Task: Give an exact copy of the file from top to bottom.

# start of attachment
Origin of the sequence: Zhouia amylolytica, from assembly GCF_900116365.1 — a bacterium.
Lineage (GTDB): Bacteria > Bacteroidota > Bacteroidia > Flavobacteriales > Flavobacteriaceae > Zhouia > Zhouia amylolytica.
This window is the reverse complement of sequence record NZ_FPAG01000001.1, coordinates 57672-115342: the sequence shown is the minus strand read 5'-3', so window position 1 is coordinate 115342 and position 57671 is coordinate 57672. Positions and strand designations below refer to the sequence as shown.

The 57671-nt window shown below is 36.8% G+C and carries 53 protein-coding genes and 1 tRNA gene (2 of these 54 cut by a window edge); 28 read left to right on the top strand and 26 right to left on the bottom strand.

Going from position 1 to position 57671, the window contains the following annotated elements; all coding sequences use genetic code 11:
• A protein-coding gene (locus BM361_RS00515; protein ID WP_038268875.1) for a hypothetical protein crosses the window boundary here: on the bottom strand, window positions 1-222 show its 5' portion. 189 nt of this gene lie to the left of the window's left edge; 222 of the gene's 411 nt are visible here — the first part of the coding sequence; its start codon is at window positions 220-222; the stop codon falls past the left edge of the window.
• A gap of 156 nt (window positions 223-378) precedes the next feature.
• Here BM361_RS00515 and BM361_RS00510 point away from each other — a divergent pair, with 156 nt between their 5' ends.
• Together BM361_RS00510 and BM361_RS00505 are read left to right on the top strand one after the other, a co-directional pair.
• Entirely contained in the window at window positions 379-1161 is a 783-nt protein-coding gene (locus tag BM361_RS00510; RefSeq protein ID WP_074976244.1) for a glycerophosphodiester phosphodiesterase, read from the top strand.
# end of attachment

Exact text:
Origin of the sequence: Zhouia amylolytica, from assembly GCF_900116365.1 — a bacterium.
Lineage (GTDB): Bacteria > Bacteroidota > Bacteroidia > Flavobacteriales > Flavobacteriaceae > Zhouia > Zhouia amylolytica.
This window is the reverse complement of sequence record NZ_FPAG01000001.1, coordinates 57672-115342: the sequence shown is the minus strand read 5'-3', so window position 1 is coordinate 115342 and position 57671 is coordinate 57672. Positions and strand designations below refer to the sequence as shown.

The 57671-nt window shown below is 36.8% G+C and carries 53 protein-coding genes and 1 tRNA gene (2 of these 54 cut by a window edge); 28 read left to right on the top strand and 26 right to left on the bottom strand.

Going from position 1 to position 57671, the window contains the following annotated elements; all coding sequences use genetic code 11:
• A protein-coding gene (locus BM361_RS00515; protein ID WP_038268875.1) for a hypothetical protein crosses the window boundary here: on the bottom strand, window positions 1-222 show its 5' portion. 189 nt of this gene lie to the left of the window's left edge; 222 of the gene's 411 nt are visible here — the first part of the coding sequence; its start codon is at window positions 220-222; the stop codon falls past the left edge of the window.
• A gap of 156 nt (window positions 223-378) precedes the next feature.
• Here BM361_RS00515 and BM361_RS00510 point away from each other — a divergent pair, with 156 nt between their 5' ends.
• Together BM361_RS00510 and BM361_RS00505 are read left to right on the top strand one after the other, a co-directional pair.
• Entirely contained in the window at window positions 379-1161 is a 783-nt protein-coding gene (locus tag BM361_RS00510; RefSeq protein ID WP_074976244.1) for a glycerophosphodiester phosphodiesterase, read from the top strand.